Sometimes, though a stroke of luck, a tracing search yields another kind of favorable outcome: Family members are united with relatives by surprise. After Harriet D., the daughter of a survivor, initiated a tracing inquiry on an uncle earlier this year, we concurrently received a tracing request from the Magen David Adom in Israel searching for information on both Harriet’s mother and another uncle. As a result, Harriet was able to connect with a cousin in Israel she didn’t know existed, and relatives in both the U.S. and Israel have reestablished contact.

In my mind, our Holocaust Tracing program is not only an opportunity to find answers, locate lost relatives and potentially bring closure to survivors and their families; it’s a remarkable opportunity to preserve their voices and stories.

As Anna Zvi so eloquently pointed out to me: “My mother is unable to impart this information in her own voice, that’s why I get so emotional when I receive a new piece of documentation. It’s as if someone was speaking for my mother and saying, ‘Yes, she endured this; Yes, we know.’”

American Red Cross Helping Haiti Recover and Rebuild at Two-Year Anniversary of Earthquake

The Red Cross to date has spent and signed agreements to spend $330 million on Haiti earthquake relief and recovery efforts

Two years after the Haiti earthquake, the American Red Cross is helping people rebuild their homes and their lives and improving communities with health, water and sanitation projects.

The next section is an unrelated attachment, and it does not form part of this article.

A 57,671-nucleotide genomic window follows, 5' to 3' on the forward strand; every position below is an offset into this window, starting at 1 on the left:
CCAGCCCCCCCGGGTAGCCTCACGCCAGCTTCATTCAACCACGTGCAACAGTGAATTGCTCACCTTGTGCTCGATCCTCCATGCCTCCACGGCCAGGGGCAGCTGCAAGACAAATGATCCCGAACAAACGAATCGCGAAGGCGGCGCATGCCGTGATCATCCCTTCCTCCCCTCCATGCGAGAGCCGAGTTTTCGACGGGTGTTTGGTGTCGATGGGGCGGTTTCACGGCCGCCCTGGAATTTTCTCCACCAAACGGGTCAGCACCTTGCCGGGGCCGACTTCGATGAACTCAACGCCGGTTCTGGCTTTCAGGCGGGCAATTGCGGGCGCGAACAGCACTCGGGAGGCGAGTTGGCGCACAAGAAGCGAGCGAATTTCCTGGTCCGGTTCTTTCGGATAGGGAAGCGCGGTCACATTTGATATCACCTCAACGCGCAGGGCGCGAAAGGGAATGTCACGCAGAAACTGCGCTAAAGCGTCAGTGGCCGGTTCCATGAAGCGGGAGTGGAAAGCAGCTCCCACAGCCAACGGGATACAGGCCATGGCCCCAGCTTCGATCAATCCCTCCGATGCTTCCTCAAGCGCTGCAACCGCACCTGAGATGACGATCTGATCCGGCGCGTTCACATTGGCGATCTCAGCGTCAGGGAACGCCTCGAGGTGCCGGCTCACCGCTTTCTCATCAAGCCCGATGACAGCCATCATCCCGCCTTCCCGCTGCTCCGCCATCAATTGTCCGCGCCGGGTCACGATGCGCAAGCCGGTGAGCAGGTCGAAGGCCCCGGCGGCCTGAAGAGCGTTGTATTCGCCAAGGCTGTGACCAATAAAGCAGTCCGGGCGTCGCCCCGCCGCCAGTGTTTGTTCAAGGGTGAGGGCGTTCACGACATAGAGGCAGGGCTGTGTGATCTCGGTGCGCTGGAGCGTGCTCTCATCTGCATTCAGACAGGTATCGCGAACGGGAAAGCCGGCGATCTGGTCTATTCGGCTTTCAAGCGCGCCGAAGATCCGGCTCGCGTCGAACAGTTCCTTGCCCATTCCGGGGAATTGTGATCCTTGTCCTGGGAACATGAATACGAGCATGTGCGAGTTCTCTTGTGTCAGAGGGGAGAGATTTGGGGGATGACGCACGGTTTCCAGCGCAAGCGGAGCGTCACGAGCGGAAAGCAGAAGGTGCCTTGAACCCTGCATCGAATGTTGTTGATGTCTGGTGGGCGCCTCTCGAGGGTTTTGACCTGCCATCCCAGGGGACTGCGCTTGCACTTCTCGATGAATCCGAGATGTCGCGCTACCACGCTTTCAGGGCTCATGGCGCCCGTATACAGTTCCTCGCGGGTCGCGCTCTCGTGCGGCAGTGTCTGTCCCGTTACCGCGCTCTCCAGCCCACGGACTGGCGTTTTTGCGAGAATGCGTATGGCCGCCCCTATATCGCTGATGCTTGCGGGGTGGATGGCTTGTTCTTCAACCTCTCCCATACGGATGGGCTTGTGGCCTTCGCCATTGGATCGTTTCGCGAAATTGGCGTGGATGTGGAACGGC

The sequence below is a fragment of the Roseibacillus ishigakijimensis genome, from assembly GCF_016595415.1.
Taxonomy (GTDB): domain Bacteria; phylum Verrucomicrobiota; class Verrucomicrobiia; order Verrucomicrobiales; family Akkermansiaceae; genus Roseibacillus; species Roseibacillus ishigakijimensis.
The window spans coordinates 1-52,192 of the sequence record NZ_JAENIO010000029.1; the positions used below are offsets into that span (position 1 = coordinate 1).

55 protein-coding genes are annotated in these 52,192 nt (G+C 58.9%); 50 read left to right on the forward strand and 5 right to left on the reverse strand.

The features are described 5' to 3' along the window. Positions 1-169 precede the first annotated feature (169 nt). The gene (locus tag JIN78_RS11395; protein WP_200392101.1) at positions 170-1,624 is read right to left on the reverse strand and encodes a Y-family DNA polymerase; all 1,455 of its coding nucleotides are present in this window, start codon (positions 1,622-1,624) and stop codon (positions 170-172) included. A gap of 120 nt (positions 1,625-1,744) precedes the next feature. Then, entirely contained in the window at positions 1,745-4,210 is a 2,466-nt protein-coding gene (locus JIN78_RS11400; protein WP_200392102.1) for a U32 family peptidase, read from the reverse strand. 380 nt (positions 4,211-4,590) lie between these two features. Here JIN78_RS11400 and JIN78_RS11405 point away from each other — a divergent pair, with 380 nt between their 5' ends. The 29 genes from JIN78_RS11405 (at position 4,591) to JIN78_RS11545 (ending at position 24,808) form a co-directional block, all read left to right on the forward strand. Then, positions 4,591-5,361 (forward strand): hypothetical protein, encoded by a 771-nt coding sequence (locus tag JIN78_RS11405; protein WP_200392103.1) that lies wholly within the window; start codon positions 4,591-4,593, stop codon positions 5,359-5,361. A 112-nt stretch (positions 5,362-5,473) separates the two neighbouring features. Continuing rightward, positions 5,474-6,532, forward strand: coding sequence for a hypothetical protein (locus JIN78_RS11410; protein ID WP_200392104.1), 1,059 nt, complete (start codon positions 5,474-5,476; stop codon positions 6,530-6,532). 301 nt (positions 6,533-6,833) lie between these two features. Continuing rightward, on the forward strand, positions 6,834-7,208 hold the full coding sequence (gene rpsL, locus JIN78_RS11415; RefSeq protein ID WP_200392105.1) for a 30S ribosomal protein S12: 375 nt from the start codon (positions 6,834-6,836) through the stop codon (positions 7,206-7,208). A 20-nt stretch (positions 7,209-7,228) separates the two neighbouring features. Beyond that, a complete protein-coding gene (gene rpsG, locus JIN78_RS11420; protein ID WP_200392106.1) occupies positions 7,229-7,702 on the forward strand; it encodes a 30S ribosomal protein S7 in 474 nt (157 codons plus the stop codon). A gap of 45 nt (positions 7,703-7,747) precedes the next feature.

In a two-year update, the American Red Cross highlighted its emergency work after the 7.0 earthquake struck Haiti on January 12, 2010, as well as its recovery efforts over the past year. Recovery activities have included building homes, giving people opportunities to earn money, providing access to clean water and sanitation systems, supporting the delivery of health care, and teaching communities how to prevent the spread of diseases and be better prepared for future disasters.

“The money donated to the American Red Cross provided life-saving relief to millions of Haitians after the earthquake and is now being used for longer-term solutions such as helping people move from camps to permanent homes and communities,” said Gail McGovern, president and CEO of the American Red Cross.

“Although progress is not as fast as we would like, recovery is well underway,” McGovern said, adding “for example, the pace of home construction has increased rapidly, with the American Red Cross and the rest of the global Red Cross network providing housing to more than 100,000 people at the two-year mark.”

Other highlights of the past year include: 

  • Providing clean water and sanitation services to more than 369,000 people
  • Providing health services and hygiene education to more than 2.4 million people
  • Reaching more than 3 million people with cholera treatment and prevention
  • Teaching more than 436,000 people how to better prepare for disasters
  • Providing livelihoods assistance – grants, jobs and other help – to 114,000 people

 The American Red Cross received about $486 million in donations following the earthquake, and has spent and signed agreements to spend $330 million on Haiti earthquake relief and recovery efforts in the first two years. The largest portion of spending has gone to food and emergency services, followed by housing, water and sanitation, health, livelihoods, disaster preparedness, and response to the cholera outbreak.